Knowledge Sharing (KS), as a serious part of promoting the organization’s success, is a process of swapping knowledge among families, people, and organizations. Therefore, this paper tries to study the impact of organisational factors on the effectiveness of the KS, via four important variables. We presented a project plan that contains four research hypotheses, with the effectiveness of the KS as a dependent construct. Data were collected by questionnaires. The size of the sample for structural equations has come to be 247 via the utilization of the sample measurement procedure. A case study was carried out in 247 employees of the East Azerbaijan Customs organizations in Iran include: Customs of Tabriz, Nurduz, Jolfa, Sahlan, and Maragheh. In our investigation, Smart PLS 2.0 has been utilised for the measurement assess. Besides, the structural equation modelling (SEM) procedure has been utilised for testing the validity and reliability of the supplied model’s measurement. The results showed that organisational culture is the most important factor in the effectiveness of KS. Furthermore, information technology (IT) acceptance, attitude towards KS, organisational climate, and attitude to KS play an important role in the effectiveness of the KS. As a general result, organization managers must implement KS in their organizations to improve organisational performance, reduce costs, enhance organisational innovation, and reduce repetitive work, through which international trade facilitates and helps the country’s economy. Also, the managers may arrange rules for the efficiency of rewards; moreover, they should maintain an open and conducive environment for new ideas and criticism. Managers of organizations should make the culture of teamwork pervasive through actions such as education of teamwork and identification benefits of working in teams. In this way, they can improve the attitude of staff to KS and information and reach behaviours accompanied by KS.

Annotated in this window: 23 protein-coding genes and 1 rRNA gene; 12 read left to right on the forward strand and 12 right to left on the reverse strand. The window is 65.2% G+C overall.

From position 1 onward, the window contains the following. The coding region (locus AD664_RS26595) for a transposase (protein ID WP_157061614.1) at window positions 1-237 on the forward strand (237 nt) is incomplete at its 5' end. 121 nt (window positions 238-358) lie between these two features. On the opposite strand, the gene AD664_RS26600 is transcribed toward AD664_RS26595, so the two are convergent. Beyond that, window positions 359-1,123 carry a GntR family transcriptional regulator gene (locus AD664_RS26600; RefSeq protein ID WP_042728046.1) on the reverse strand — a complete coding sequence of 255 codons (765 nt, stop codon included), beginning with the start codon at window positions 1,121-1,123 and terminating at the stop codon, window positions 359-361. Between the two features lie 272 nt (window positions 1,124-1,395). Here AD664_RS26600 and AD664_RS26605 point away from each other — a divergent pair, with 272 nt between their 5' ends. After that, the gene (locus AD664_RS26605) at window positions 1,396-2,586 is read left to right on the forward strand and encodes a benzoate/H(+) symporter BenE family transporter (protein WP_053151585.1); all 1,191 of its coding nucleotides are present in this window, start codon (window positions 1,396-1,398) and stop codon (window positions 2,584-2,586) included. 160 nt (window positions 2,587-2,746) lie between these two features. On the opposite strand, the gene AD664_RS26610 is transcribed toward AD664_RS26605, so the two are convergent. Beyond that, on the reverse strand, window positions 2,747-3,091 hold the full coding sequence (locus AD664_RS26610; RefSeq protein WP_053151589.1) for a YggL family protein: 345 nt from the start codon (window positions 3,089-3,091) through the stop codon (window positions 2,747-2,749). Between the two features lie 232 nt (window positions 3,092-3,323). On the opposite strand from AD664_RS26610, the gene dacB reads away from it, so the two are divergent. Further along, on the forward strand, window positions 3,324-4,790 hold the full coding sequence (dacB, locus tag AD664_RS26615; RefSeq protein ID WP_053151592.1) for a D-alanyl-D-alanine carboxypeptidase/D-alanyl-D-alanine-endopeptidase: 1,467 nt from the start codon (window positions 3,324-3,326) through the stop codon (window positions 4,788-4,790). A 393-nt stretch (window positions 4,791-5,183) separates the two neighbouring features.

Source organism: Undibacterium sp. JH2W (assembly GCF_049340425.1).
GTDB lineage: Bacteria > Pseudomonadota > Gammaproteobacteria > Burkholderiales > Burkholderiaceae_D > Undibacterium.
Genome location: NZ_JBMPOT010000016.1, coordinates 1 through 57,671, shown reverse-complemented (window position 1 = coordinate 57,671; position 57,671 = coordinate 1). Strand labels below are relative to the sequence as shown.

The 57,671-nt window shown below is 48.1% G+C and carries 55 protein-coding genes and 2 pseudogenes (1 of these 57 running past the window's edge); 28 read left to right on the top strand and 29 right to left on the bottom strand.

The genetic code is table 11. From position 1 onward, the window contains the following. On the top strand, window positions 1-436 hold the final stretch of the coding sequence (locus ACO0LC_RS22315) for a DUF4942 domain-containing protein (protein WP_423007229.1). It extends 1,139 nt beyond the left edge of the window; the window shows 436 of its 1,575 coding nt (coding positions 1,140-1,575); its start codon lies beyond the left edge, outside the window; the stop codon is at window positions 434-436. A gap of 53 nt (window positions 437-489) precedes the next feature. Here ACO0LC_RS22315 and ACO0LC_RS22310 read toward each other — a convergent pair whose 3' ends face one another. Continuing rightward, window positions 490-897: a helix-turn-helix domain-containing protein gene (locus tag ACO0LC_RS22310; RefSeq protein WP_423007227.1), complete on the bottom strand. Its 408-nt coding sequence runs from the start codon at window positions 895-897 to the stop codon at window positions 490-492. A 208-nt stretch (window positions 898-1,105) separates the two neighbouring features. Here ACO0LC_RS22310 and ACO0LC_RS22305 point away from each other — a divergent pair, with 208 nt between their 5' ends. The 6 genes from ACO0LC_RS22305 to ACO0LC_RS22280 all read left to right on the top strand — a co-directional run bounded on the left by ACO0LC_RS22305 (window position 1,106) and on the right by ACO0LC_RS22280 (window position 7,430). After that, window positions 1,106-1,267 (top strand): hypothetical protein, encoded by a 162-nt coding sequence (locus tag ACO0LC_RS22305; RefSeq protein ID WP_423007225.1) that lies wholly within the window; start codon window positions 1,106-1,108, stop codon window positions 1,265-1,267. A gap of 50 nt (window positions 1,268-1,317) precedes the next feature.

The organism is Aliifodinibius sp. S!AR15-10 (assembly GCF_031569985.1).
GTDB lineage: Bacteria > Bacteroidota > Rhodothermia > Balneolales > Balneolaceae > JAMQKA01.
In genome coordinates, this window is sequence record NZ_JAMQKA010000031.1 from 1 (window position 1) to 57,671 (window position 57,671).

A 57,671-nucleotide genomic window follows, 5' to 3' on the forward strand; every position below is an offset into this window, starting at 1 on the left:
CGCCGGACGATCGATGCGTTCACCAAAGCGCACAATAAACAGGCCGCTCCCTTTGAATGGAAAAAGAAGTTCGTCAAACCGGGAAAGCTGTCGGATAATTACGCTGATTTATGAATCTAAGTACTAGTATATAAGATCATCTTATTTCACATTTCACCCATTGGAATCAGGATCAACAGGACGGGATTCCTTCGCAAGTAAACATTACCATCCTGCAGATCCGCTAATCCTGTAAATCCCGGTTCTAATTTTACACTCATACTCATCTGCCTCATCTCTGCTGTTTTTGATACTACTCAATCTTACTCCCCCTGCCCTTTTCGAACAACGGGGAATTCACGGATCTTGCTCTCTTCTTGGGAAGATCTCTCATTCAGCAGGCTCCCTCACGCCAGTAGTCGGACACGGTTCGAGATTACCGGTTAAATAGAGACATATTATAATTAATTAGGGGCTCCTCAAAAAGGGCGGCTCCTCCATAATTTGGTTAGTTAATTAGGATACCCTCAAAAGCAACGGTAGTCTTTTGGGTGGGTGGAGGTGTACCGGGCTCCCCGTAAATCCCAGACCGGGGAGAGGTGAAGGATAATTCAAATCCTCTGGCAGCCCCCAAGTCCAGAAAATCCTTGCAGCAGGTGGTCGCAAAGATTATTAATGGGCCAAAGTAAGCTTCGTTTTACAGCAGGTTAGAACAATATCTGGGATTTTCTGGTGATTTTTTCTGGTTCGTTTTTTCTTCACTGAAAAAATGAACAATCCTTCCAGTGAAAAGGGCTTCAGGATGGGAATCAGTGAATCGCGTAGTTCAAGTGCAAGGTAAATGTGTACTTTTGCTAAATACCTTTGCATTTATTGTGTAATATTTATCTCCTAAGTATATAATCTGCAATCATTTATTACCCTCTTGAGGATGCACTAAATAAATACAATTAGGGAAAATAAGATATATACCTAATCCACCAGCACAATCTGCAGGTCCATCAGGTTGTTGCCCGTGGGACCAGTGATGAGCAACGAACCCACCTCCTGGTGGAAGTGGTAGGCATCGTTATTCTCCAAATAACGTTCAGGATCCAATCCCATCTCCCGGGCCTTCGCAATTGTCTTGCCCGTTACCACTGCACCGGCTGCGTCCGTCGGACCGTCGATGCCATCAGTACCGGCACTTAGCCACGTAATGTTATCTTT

- knowledge sharing
- information technology acceptance
- organisational climate
- organisational culture